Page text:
Building outside the village?
Building outside the village boundaries is usually frowned upon by the local planning department. But, I’ve heard tale of a loophole:
If the local council can’t show it is approving enough houses for the demand in their area over five years, they have limited ability to object to new planning applications. I put my question to Mike Date of Build It magazine and here’s the answer.
I have identified a reasonably priced plot that usually would be something to steer clear of – it’s outside (just) a village boundary and on greenfield land. However, the council in question (South Holland) are not currently meeting their five year housing supply requirement.
I’ve read that this means the councils grounds for refusing planning applications are restricted.
In reality, how much of a difference does this make to the viability of a plot like this? Does the lack of a five year supply mean the council are obliged to approve almost anything assuming I don’t plan to build a huge steel pyramid or the like?
I am planning a modest 1.5 storey 2/3 bed. To help with my minuscule budget it would be great to be able to wangle permission on a plot that’s priced with the assumption it can’t be built on!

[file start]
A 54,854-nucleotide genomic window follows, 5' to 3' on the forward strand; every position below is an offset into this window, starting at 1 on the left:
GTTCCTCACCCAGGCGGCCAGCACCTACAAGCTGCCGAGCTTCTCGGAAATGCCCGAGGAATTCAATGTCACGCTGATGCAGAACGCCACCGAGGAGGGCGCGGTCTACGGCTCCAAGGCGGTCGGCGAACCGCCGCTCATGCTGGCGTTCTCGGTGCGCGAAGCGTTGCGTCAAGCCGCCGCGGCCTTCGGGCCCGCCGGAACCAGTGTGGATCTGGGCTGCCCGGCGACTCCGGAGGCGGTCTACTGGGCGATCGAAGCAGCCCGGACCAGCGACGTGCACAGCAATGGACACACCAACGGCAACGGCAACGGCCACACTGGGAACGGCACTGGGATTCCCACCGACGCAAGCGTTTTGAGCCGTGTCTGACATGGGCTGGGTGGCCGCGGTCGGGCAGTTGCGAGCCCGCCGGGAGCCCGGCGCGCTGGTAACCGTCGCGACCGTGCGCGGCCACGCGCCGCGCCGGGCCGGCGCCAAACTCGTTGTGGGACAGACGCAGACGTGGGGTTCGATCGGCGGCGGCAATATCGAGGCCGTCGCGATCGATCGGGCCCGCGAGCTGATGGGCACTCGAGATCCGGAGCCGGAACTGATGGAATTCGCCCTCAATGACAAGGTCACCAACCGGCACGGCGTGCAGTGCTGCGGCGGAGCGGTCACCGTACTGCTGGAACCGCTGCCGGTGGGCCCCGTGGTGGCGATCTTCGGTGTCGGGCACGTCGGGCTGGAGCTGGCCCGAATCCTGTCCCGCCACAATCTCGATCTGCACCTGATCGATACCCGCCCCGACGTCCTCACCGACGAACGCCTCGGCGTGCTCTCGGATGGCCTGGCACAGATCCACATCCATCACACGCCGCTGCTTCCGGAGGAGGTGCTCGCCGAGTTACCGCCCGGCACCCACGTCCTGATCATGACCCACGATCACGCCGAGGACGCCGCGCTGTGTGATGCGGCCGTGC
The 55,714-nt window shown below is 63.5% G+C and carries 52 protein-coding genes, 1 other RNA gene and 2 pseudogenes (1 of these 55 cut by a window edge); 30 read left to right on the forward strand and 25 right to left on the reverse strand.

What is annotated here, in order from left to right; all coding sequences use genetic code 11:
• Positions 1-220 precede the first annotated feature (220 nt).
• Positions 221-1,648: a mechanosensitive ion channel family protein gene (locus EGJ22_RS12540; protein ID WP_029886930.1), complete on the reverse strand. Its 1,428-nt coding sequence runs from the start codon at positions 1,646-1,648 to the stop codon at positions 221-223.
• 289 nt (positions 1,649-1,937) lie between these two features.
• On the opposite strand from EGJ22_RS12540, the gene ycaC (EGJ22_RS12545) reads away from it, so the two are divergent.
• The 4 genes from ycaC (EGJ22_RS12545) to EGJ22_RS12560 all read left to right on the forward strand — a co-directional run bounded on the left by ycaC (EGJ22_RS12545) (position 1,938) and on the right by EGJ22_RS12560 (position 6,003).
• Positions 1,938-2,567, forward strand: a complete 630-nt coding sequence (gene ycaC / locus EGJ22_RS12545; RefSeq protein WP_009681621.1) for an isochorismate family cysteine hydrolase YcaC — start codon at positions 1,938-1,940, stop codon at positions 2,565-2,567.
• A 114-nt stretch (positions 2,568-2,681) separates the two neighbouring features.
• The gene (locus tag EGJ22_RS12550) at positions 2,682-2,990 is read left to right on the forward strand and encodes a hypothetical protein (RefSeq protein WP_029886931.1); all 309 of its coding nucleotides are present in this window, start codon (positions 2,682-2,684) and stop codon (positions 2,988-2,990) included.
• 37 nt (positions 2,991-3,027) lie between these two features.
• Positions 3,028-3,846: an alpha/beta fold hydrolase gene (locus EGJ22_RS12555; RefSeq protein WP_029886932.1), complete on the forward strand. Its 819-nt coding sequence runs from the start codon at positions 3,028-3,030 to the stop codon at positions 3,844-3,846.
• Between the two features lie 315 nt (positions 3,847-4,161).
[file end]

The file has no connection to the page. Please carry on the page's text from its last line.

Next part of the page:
Where a council cannot show a five year housing land supply, its housing policies are deemed to be out of date, and so don’t carry their normal weight in decision making. As a result, new housing can be allowed outside housing or built up area boundaries, subject to the location being considered ‘sustainable’.
It helps if there’s a pavement and street lighting between your plot and the village, or possibly public transport – a bus stop or station – that’s easily accessible. It also helps if the plot would still be reasonably contained by other houses, rather than being an isolated feature in open countryside.
Different councils interpret these things in different ways, so it would be worth a scour of applications to see if any comparable schemes have been decided recently, and how they got on.
Bear in mind that the council’s approach to design won’t change as a result of the shortfall, so it’s definitely not a case of ‘anything goes’.
Mike Dade (planning consultant & Build It expert)